Different strokes for different old folkies, I guess. Certainly it's hard to detract from fan's individuality. His personal touch is, of course, largely responsible for Tull's uniqueness — a uniqueness, he agrees, that creates a "love em or hate 'em" atmosphere around the band. This he grudgingly accepts, though

"a lot of people who hate it haven't ever listened closely."

Such ignorance is attributed to "other factors" deterring the hearer.

But while shying away from actually declaring pride in his style — "I'm just aware it exists," Ian prefers, perhaps sensing a scurrilous prod for pomposity — a certain reverence is shown in his refusal to blow the cookies by trying to verbally communicate the versical content of Under Wraps.

"I've always been a passionate believer that when people listen to a record for the first time they really shouldn't have too many ideas. Seeing songs described really puts me off because I'll try to relate it to what I'm hearing, and it often doesn't make sense."

Ignoring this affront to our rights as album reviewers, I ask does Ian therefore see music as art?

"I began as an art student so I take it I am arty in my music too, and I don't want to apologise for it. But it's still got to be really essential. It has to go everywhere from being a bit tongue-in-cheek to being deadly serious to being a little arty farty to being basic rock 'n' roll. But the whole essence of pop music is such a trivial thing that you really have to be naive and unbiased to get what you're hearing first time.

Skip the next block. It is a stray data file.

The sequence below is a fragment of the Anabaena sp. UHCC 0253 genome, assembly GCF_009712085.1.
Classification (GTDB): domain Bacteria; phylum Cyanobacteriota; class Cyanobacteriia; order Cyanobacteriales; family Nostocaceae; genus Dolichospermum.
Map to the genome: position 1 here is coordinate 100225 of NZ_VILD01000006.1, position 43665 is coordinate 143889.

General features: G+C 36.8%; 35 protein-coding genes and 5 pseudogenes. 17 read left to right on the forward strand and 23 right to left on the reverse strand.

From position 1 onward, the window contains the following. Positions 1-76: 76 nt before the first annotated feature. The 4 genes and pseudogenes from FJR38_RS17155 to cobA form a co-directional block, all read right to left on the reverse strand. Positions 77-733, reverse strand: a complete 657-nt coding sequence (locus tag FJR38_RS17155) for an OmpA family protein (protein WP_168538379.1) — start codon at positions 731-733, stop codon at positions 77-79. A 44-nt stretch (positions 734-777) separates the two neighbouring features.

"In the broadest possible sense," he continues, "what I write are halfway intelligent pop songs."

Words that ring truer (accepting pop music's face as a constantly regenerating, updating one) by Under Wraps than by any other of his band's albums of recent years. State-of-the-art computer tools of the type Tony Mitchell orgasms over are embraced into the Tull set-up alongside flute and steel-string to fluorescent effect, and with an up-to-the-minute briskness that should startle ready detractors. Strangely, Anderson himself seems oblivious, or apathetic, to this possibility.

"I think it's better integrated, but we're not trying to sound modern. I don't like the word, because you can't sound modern if you're my age! I'd rather your reaction was, well, I've only had a couple of listens, I quite like it, I'm gonna have another listen, because it should grow.

"It's progression the only way you can progress really, which is I suppose like a crab, forward but off at a distinct angle. Or a bit like driving down a newly completed housing estate road, you might make a left, go so far, but there's probably some half-completed houses, a bit of room to turn around, and you've got to go back and join the main road again. That's the inevitable face of pop music, the whole cyclic thing, it just happens."

Ian is equally aware of the "impatience for a turnover in the assemblage of talent" before the British public these days, but

"obviously would like to feel there's still a place for the older bands."

Taking age with grace, this elder statesmen of rock seems to be satisfied with the relative (compared to the 70s) modicum of success he's enjoying, without harbouring hopes of setting the Naughty 40 alight with every next single — respect for his niche, and its limitations. The likelihood, he says, of Tull reverting to gimmickry to wow the world, like makeup and black stockings (can you imagine it!) is minute.

"It would be even more boring than smoked salmon!"